Toy Piano

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Kontakt Instrument

Aimed at those who seek to inject some spiky toy piano sounds into their compositions.

The timbre of the instrument can be best described as "thin" or "shrill" (as opposed to toy pianos with a more metallic resonance), but the instrument is tuned to work within the context of other instruments in order to provide less jarring clashes.

The piano has been recorded completely dry, so added ambiance and tonal shaping are under your control in post processing.

But why?

Connaisseurs know a toy piano is a wonderful instrument, especially a good Bontempi one which can easily equal a Steinway (on a smaller scale of course).

Toy pianos are however horribly crude to play! To add further insult to injury, while a Bontempi has a whopping 1.5 octave range, they don't actually have the black keys which basically implies you have no sharps and flats at your disposal.

Which is fine if your keys of choice are C major or A minor, but otherwise it's limiting.

Fixing the Bontempi

Each key of the piano has been sampled at three different velocities to allow for expressing a dynamic range in your playing. All missing "black keys" have been added by interpolating the nearest available interval up or down a semitone in pitch.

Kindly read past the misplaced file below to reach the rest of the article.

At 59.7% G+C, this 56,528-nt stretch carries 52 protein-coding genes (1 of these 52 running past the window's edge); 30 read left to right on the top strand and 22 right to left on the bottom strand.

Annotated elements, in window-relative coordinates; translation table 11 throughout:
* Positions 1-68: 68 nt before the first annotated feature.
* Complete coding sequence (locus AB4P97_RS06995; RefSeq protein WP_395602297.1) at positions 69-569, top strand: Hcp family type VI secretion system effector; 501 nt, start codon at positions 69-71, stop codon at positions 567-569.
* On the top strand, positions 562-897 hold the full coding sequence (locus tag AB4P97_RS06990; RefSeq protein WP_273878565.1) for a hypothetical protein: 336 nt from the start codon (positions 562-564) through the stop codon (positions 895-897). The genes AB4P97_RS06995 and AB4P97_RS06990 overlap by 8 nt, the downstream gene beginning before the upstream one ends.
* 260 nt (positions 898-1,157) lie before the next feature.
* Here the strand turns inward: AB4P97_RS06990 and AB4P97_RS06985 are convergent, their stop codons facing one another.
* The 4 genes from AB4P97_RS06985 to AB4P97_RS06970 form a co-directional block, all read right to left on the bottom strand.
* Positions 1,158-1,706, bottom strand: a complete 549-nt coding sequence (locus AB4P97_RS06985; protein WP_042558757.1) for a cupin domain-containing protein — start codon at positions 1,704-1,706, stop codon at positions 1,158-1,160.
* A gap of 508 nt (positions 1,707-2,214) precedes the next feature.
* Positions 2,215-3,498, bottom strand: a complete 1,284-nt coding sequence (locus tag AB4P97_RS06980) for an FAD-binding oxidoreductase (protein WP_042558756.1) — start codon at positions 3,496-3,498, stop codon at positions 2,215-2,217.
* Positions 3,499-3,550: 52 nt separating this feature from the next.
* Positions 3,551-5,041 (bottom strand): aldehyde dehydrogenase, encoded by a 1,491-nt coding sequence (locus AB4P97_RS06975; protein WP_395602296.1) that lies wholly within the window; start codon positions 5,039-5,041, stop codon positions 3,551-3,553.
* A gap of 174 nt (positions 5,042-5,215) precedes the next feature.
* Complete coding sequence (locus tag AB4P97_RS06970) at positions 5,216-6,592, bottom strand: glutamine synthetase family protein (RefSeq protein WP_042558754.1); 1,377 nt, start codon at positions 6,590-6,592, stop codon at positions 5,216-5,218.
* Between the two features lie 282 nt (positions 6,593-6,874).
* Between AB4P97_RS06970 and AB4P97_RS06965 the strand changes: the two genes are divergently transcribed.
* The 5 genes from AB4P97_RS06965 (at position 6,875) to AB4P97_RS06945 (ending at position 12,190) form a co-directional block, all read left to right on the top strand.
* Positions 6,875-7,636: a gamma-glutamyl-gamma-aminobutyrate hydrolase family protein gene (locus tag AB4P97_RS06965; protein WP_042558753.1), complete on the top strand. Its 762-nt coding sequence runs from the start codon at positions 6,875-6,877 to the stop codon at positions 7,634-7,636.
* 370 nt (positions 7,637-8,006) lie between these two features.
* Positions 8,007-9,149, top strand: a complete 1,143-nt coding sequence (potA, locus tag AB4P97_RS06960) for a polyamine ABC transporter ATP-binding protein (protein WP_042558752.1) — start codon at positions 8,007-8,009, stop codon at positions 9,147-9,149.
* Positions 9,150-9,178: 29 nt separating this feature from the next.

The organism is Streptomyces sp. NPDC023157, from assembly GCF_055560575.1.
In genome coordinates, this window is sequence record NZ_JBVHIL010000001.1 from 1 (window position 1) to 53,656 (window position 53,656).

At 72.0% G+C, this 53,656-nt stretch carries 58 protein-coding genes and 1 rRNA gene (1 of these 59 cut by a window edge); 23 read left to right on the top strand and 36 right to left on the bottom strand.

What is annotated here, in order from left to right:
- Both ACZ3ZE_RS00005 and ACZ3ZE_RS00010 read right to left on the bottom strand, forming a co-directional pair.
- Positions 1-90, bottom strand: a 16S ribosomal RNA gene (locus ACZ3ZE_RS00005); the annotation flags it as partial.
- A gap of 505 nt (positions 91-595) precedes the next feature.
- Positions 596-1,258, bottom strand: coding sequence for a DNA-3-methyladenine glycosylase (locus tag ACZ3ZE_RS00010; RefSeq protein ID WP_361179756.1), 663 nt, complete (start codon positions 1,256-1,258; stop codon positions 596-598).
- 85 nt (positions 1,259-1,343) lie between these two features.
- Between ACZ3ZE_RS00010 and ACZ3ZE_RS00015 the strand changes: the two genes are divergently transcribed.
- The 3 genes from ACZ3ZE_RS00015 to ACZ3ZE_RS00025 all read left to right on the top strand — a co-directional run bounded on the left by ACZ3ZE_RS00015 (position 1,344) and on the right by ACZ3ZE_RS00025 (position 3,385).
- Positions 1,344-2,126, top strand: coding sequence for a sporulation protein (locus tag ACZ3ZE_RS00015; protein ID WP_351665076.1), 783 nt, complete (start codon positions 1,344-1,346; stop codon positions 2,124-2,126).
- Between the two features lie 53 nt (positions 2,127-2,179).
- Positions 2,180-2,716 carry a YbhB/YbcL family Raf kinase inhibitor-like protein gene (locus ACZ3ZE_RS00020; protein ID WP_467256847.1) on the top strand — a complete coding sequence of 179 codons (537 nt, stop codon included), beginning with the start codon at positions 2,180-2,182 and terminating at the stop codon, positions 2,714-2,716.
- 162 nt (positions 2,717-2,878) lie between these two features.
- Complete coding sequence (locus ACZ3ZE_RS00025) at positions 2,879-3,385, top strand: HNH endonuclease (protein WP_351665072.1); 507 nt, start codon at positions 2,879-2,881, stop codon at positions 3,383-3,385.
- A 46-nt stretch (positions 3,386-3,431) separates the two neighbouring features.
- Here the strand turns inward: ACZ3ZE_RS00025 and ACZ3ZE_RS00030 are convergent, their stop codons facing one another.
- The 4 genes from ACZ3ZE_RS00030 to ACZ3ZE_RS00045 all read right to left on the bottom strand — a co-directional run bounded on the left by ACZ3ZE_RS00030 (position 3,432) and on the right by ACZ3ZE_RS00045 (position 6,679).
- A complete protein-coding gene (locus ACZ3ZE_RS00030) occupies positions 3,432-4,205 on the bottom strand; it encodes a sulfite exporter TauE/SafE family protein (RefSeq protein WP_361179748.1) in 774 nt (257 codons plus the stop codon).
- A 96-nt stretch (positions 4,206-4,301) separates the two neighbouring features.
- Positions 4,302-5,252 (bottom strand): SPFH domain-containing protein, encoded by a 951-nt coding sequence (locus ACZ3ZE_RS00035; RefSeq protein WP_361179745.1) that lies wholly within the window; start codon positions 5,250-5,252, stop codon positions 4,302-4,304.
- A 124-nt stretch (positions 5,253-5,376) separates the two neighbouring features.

This makes it possible to enjoy playing a Bontempi toy piano using your favourite MIDI controller (instead of having to go through the ordeal of endlessly re-recording your mic'ed toy piano in the hope of capturing a performance without any unwanted squeaking or rattling).

The additional scripting possibilities of the Kontakt sampler allow for other expressive articulations by adding key off rumbling sounds to the aftertouch response, which in turn will add a bit of charm by re-introducing some unpredictable handling noise whenever a key is released.

All samples have been recorded dry using a Shure SM57 microphone at 44.1 kHz and are untreated with regards to dynamic and spectral quality to allow for maximum post-production possibilities.